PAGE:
HTC’s Wildfire was, ahem, wildly popular with cost-conscious Android fans last year. And now its successor, the Wildfire S is here. What’s changed? Is it worth upgrading? And has HTC managed to maintain its position as the number-one budget Android manufacturer? Read our full review now to find out.
Pick up the Wildfire S and its hard to see where it differs from its predecessor. Fire it up though, and it’s clear that this is very much a beefed up-version of the original. The screen’s resolution has been bumped up, Android 2.3 is sitting pretty under the hood and HTC Sense makes it every bit as sharp as some of its pricier stablemates and rivals. In a nutshell: this is an Android phone that showcases everything that’s good about Google’s OS.
The aluminium design is a step up from the somewhat plasticky finish of the first-gen Wildfire, with the frame feeling sturdy and solid in the hand. It’s actually a smidgeon thicker than the older version, measuring 12.4mm compared to 12.19mm. In truth, though, this is hardly an issue. The small 3.2-inch screen is great, although it’s a tad squat and can cause your hands to cramp up when you set about typing out an email any longer than a few lines.
The camera here is the real star of the show, even if it hasn’t changed much from the original Wildfire. The ample five megapixel sensor, coupled with some excellent filters, white balance tweaks and deeply integrated sharing smarts make it the perfect camera phone for loading up snaps to the likes of Facebook and Twitter. The music player is sleek and intuitive, with great design and easy functionality. Android and HTC are definitely catching up to iOS and Apple in this regard.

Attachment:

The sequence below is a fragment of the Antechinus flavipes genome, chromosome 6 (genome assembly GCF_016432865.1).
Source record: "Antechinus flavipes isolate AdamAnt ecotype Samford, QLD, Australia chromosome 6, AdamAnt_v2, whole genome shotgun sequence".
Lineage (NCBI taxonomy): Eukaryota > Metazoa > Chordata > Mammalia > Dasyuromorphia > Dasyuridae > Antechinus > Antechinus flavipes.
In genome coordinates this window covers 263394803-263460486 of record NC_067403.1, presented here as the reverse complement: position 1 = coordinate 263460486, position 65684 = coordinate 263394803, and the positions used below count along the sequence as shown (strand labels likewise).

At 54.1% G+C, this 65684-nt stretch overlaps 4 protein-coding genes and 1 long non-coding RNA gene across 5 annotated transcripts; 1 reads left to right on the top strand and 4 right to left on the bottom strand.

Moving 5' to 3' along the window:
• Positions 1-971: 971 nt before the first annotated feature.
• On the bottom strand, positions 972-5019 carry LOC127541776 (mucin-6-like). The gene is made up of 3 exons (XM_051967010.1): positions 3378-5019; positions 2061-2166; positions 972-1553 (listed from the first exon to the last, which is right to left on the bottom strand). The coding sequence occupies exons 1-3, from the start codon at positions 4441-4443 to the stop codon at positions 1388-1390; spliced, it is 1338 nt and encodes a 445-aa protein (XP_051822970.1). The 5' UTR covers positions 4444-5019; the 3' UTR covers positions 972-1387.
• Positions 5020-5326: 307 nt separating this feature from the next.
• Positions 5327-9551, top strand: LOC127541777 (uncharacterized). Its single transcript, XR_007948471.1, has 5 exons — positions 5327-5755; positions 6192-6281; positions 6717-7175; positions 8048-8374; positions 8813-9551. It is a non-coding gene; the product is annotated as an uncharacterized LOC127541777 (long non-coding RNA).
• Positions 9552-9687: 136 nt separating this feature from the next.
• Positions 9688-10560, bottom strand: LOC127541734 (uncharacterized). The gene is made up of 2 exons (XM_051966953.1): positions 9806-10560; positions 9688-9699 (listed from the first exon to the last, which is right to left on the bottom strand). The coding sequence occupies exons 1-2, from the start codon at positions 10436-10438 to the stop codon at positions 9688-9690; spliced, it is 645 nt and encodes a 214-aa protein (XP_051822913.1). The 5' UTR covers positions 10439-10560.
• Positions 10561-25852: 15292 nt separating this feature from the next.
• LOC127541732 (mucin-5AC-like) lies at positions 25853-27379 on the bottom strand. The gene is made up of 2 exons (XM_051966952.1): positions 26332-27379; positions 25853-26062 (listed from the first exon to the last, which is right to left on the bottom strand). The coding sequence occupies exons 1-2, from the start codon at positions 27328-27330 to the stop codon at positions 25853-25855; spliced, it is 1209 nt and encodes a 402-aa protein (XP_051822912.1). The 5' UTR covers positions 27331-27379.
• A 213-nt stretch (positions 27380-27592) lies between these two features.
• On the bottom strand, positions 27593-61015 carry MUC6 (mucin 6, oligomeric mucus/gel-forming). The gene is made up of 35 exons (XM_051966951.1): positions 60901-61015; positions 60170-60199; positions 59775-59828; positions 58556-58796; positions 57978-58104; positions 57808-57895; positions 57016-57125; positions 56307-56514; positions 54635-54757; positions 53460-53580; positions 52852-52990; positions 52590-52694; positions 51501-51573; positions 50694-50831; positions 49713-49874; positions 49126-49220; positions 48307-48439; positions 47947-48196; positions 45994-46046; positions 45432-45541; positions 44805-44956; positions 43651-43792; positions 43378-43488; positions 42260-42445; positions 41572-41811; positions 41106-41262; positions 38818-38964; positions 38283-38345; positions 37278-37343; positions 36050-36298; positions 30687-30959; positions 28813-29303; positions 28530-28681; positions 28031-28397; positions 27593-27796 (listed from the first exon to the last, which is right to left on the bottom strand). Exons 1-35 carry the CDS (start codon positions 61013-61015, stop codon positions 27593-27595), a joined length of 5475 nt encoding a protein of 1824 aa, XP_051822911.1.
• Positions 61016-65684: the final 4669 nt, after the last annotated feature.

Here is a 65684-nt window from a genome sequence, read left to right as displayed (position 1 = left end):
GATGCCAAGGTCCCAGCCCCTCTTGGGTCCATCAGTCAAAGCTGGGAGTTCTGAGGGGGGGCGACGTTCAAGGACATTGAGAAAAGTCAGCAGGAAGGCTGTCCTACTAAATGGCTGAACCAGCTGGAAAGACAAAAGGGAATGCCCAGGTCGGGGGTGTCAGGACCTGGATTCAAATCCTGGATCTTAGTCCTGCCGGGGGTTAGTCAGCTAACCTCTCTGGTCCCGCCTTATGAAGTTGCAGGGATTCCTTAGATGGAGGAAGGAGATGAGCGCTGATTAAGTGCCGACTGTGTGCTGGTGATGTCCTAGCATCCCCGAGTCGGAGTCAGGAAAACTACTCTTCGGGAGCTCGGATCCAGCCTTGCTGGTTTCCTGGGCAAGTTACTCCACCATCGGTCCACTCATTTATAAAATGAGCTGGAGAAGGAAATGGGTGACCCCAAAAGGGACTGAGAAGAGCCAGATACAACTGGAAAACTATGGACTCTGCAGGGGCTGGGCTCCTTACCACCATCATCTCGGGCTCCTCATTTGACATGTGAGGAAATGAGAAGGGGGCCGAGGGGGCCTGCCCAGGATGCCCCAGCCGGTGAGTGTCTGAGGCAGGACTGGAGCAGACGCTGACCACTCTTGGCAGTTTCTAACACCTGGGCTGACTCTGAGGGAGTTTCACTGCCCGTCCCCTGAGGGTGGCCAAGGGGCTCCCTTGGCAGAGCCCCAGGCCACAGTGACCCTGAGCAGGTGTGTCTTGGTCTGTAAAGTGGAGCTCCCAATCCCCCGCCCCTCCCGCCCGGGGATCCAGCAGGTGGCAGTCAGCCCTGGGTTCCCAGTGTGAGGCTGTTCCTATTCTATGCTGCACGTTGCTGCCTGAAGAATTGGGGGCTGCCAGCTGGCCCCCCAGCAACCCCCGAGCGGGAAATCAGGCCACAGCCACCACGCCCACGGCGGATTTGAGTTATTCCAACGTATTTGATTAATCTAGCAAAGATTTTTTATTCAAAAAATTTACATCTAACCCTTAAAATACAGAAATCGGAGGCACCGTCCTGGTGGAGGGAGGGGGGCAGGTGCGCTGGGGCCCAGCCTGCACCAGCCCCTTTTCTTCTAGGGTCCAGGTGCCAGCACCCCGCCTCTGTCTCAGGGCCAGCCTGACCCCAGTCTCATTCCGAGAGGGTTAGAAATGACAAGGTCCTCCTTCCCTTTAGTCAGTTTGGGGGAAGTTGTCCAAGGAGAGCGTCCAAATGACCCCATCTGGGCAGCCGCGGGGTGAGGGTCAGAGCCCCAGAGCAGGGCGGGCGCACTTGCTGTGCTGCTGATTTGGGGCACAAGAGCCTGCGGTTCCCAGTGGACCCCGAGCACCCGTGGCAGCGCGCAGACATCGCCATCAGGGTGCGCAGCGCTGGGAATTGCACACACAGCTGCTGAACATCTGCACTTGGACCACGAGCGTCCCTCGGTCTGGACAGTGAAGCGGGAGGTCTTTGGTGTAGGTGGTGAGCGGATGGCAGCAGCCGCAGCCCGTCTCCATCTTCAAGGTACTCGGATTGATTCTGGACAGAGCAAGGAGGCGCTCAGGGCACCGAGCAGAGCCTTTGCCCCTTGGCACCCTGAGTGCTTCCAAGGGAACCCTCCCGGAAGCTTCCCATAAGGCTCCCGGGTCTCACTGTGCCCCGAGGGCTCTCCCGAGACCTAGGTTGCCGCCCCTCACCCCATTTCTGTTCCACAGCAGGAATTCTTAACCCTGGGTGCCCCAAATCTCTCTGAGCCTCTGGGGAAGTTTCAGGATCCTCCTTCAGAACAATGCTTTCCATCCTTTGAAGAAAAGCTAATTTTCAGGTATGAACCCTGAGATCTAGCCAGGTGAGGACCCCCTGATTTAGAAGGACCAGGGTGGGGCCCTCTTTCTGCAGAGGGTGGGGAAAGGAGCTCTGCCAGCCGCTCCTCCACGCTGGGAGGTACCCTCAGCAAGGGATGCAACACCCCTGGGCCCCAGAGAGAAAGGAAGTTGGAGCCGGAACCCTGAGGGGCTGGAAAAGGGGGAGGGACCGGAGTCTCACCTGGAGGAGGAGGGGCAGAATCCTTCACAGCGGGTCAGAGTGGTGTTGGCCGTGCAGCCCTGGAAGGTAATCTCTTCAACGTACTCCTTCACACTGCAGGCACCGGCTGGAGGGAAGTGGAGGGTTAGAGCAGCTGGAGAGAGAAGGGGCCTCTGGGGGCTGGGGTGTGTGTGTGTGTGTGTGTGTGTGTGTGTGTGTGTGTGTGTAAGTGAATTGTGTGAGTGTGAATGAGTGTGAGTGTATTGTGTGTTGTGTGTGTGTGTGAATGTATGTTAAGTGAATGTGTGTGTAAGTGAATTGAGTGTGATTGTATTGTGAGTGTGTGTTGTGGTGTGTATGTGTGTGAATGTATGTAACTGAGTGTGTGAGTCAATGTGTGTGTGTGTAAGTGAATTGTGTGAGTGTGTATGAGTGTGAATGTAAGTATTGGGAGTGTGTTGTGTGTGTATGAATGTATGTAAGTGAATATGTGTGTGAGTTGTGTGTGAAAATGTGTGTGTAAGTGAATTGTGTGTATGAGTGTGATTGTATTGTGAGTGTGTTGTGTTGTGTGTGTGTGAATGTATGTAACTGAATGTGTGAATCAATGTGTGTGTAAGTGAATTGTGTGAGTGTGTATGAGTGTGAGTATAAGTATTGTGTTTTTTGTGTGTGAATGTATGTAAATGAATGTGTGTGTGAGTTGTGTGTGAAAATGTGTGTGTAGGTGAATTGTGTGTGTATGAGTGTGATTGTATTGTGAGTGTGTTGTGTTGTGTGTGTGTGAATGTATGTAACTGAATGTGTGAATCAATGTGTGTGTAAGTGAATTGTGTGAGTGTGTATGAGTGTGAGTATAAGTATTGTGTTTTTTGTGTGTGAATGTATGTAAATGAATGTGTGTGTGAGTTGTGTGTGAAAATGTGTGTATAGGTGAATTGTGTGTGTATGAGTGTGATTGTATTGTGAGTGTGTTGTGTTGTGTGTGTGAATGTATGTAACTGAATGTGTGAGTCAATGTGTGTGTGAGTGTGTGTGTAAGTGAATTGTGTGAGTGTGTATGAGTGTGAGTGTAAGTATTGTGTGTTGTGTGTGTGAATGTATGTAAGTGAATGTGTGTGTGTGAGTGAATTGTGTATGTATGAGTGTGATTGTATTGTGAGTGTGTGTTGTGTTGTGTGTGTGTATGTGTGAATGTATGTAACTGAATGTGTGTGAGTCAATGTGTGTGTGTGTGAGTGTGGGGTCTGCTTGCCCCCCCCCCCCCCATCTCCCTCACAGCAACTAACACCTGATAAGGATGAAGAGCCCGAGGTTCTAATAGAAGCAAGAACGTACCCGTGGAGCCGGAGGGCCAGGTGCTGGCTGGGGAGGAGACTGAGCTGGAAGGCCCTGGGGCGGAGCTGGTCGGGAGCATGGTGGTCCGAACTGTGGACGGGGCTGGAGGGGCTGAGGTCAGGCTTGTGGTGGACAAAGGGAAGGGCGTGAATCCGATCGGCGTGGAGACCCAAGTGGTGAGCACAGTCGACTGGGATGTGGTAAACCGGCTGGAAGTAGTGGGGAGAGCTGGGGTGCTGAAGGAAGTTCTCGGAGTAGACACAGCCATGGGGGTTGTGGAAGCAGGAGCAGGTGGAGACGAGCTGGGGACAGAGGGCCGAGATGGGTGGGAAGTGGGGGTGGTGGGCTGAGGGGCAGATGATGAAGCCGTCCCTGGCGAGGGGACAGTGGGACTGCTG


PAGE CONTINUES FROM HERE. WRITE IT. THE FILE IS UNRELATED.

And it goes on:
Android 2.3.3, AKA Gingerbread, is the OS of choice here and is definitely the one thing that sets the Wildfire S apart from its budget rivals. It means the phone has the same software as top-end blowers like the Desire S and Nexus S, with mobile hotspot skills, an ace, improved virtual keyboard and a much snappier approach. Everything feels bleeding-edge when you zip through menu systems and it makes phones in the same price category look ordinary by comparison.
The version of HTC Sense here is 2.1, with the Taiwanese tech titan stating that the phone won’t get a boost to the recently revealed HTC Sense 3.0, despite only being unveiled in February. That’s a real shame, but is hardly something to moan about when you take the cost into consideration. Friend Stream is still a delight, the seven homescreens are easily controlled and the vast number of widgets make the Wildfire S a multimedia maven’s dream.
The touchscreen on the Wildfire S is top notch and feels assured at every turn. The only complaint we had was with the pesky haptic feedback, which can be turned off, even if it takes a while to find the relevant menu tree to use in order to do this. Typing is accurate and autocorrect is well thought out and very rarely wrong. As with all Google phones, single sign-in makes set up a doddle. This is a phone for those looking to cut costs but still rock a handset at the cutting edge.